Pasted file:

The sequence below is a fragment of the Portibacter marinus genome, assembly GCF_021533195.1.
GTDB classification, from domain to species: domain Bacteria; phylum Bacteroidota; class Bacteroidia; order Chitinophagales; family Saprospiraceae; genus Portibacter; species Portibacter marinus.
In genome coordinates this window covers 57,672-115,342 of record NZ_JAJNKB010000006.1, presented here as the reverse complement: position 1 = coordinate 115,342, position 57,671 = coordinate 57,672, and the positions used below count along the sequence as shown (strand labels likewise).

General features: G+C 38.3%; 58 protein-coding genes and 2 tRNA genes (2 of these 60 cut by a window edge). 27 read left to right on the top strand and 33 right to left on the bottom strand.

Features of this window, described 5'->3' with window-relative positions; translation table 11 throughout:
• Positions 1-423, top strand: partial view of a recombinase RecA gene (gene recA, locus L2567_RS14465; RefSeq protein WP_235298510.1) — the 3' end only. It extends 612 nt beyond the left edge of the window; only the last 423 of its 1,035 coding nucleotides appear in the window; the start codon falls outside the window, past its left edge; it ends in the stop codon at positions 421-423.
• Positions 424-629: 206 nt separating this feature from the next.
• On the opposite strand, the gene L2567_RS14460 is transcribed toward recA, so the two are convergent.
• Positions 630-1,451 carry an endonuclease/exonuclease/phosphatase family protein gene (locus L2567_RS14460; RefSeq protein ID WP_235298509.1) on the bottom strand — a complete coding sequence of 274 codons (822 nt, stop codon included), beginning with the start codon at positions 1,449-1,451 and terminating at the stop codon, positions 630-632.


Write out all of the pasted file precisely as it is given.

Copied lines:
The sequence below is a fragment of the Portibacter marinus genome, assembly GCF_021533195.1.
GTDB classification, from domain to species: domain Bacteria; phylum Bacteroidota; class Bacteroidia; order Chitinophagales; family Saprospiraceae; genus Portibacter; species Portibacter marinus.
In genome coordinates this window covers 57,672-115,342 of record NZ_JAJNKB010000006.1, presented here as the reverse complement: position 1 = coordinate 115,342, position 57,671 = coordinate 57,672, and the positions used below count along the sequence as shown (strand labels likewise).

General features: G+C 38.3%; 58 protein-coding genes and 2 tRNA genes (2 of these 60 cut by a window edge). 27 read left to right on the top strand and 33 right to left on the bottom strand.

Features of this window, described 5'->3' with window-relative positions; translation table 11 throughout:
• Positions 1-423, top strand: partial view of a recombinase RecA gene (gene recA, locus L2567_RS14465; RefSeq protein WP_235298510.1) — the 3' end only. It extends 612 nt beyond the left edge of the window; only the last 423 of its 1,035 coding nucleotides appear in the window; the start codon falls outside the window, past its left edge; it ends in the stop codon at positions 421-423.
• Positions 424-629: 206 nt separating this feature from the next.
• On the opposite strand, the gene L2567_RS14460 is transcribed toward recA, so the two are convergent.
• Positions 630-1,451 carry an endonuclease/exonuclease/phosphatase family protein gene (locus L2567_RS14460; RefSeq protein ID WP_235298509.1) on the bottom strand — a complete coding sequence of 274 codons (822 nt, stop codon included), beginning with the start codon at positions 1,449-1,451 and terminating at the stop codon, positions 630-632.